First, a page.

Q: What happens if I charge books at the Campus Shop using my financial aid then my schedule changes?
The student may owe a balance to the Business Office if their charges exceed the new credit available on their account.
Q: When will my financial aid be available on my account?
Financial aid awards will post as paid on your student account each term on specific dates published on the financial aid calendar, student calendar, and on your Pathway account.
Q: When will financial aid disbursement checks be mailed?
The financial aid disbursement checks are generally mailed approximately 3 to 4 weeks after the first official day of classes beginning each semester. The disbursement dates are pre-determined and posted on the student calendar, the financial aid calendar, and on your Pathway account.
Q: What happens with my financial aid if I withdraw from ALL classes during a semester?
The financial aid award may be pro-rated based on the last date of attendance which could result in an overpayment. In some cases the student may owe a balance back to the Department of Education and/or to PTC. If money is owed to the Department of Education, the student will not be eligible for Title IV aid.
Q: What is the Title IV Unearned Aid Policy?
If a student receiving federal financial aid completely withdraws during a semester, the institution must calculate the amount of federal aid not earned and have these funds returned to the Department of Education. A student must be enrolled in at least 60% of the term to be considered to have earned the aid awarded.
Q: What is a Transient student? Does a Transient student qualify for any financial assistance?
Transient students are not seeking degrees at Piedmont Technical College and cannot receive financial aid.
Q: What is a Federal Subsidized Direct Loan?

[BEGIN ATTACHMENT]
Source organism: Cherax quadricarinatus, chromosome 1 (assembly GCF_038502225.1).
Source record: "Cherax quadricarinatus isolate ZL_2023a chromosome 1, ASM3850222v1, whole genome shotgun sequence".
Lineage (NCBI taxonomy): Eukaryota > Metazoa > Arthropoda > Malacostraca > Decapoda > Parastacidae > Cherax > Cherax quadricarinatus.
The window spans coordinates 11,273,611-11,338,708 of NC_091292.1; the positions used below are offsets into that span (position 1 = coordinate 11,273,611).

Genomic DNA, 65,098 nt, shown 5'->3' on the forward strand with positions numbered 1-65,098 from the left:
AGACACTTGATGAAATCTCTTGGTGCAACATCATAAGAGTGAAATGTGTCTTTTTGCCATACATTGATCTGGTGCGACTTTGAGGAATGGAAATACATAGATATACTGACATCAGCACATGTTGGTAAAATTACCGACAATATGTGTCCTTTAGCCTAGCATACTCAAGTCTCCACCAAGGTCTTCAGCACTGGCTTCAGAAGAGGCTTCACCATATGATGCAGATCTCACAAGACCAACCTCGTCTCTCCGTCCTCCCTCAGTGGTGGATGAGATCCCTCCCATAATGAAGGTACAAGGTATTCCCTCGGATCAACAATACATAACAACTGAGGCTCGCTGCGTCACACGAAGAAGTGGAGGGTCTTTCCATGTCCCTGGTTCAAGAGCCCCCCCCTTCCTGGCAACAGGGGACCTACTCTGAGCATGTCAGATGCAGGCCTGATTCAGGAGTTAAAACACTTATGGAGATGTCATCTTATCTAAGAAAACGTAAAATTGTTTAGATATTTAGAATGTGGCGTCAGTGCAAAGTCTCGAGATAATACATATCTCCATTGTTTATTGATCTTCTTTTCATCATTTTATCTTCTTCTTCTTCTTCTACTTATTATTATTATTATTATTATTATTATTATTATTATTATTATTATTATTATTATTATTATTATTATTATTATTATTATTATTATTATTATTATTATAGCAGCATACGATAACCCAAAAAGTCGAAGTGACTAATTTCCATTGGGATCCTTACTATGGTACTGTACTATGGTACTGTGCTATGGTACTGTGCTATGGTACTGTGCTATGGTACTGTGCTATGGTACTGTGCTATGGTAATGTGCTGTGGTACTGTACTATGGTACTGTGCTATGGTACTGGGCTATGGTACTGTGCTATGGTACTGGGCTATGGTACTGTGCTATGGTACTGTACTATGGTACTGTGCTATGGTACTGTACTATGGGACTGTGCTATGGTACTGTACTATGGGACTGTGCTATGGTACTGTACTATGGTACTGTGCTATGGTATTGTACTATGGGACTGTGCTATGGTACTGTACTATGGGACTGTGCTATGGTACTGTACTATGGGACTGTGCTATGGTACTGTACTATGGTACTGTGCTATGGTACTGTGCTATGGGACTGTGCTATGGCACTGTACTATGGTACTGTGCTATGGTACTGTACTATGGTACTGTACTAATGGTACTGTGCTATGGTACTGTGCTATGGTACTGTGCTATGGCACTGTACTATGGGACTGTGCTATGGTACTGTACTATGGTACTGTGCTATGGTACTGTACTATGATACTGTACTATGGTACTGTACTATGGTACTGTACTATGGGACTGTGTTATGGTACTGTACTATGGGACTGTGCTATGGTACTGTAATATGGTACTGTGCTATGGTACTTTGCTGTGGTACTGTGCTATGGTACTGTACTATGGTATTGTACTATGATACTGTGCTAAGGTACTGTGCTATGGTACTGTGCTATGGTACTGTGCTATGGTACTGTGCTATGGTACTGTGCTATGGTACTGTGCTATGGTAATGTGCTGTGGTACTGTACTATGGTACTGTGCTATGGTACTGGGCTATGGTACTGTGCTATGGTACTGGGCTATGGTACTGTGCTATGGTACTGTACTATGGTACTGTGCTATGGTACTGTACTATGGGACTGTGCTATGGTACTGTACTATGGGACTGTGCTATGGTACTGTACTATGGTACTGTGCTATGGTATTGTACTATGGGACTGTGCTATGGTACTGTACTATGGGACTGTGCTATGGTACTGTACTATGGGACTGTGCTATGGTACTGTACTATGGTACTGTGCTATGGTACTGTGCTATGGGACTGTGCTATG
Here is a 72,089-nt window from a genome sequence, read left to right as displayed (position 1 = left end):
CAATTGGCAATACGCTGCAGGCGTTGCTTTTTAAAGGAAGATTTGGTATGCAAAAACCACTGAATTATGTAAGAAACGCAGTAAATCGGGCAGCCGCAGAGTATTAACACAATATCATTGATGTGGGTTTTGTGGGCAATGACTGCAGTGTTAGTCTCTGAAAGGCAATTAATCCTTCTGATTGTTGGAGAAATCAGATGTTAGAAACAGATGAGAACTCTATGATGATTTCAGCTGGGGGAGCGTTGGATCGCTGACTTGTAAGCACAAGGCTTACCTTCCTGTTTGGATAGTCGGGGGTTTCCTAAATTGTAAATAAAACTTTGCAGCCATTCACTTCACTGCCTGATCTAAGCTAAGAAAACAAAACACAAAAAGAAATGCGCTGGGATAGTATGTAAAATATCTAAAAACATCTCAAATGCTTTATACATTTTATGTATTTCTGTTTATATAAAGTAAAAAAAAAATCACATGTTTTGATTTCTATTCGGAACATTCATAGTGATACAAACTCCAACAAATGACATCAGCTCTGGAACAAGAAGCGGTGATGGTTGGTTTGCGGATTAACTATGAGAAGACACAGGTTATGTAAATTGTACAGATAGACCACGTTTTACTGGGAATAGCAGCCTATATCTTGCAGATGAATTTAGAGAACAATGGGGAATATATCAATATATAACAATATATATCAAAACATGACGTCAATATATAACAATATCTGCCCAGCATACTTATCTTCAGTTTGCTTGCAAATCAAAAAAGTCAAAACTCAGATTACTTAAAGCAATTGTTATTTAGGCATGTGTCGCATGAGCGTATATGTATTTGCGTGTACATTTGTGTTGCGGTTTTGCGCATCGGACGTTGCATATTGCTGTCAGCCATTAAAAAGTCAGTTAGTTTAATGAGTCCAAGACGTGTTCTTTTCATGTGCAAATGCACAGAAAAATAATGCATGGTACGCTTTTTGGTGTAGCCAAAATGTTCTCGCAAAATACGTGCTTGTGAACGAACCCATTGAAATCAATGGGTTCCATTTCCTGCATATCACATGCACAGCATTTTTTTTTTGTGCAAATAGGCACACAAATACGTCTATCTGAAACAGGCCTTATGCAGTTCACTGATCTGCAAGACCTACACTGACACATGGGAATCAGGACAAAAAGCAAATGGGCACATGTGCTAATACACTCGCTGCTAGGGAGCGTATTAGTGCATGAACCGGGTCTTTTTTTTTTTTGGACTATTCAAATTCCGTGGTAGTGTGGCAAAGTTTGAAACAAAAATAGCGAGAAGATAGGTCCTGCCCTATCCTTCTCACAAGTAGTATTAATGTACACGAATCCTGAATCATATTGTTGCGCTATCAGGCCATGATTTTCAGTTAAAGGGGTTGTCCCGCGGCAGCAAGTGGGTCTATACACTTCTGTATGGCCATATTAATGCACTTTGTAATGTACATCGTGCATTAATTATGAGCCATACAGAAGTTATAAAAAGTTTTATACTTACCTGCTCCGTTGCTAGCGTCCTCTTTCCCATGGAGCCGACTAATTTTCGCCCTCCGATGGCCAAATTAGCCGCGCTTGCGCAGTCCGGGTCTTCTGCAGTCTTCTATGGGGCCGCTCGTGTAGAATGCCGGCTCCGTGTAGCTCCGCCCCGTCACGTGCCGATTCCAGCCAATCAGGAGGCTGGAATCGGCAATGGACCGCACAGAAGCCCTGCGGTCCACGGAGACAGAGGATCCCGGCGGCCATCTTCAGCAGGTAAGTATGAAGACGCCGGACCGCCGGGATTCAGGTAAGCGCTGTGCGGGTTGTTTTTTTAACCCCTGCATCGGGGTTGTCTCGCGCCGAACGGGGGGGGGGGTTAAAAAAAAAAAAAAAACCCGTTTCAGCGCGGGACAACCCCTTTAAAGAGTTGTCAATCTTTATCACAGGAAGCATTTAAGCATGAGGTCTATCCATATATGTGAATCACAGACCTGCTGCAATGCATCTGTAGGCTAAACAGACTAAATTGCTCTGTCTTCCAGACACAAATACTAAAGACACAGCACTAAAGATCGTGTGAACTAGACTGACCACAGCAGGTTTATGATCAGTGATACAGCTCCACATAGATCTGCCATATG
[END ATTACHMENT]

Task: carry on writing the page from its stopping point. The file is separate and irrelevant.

A loan in which the federal government pays the interest (subsidizes the interest) while the borrower is enrolled in at least half-time status. The borrower only pays the interest that accrues once enrollment drops below half-time. A first-year student may borrow up to $3500 per academic year and a second-year student may borrow up to $4500 per academic year. For more information see PTC’s Loan Policy.
Q: What is a Federal Unsubsidized Direct Loan?
A loan in which the borrower is responsible for paying the interest that begins accruing as soon as the lending agency releases the funds. A dependent student may borrow up to $2000 per academic year while an Independent student may borrow up to $6000 per academic year. For more information see PTC’s Loan Policy.
Q: What is Satisfactory Academic Progress (SAP)?
Students who are receiving federal and state financial aid must be making measurable progress toward completion of a degree, diploma or certificate program in a reasonable period of time. Federal regulations restrict the awarding of financial assistance beyond 150% of the published program length. To maintain SAP, a student must complete at least 67% of all hours attempted and maintain a minimum cumulative GPA of 2.0. For detailed guidelines see our SAP Policy.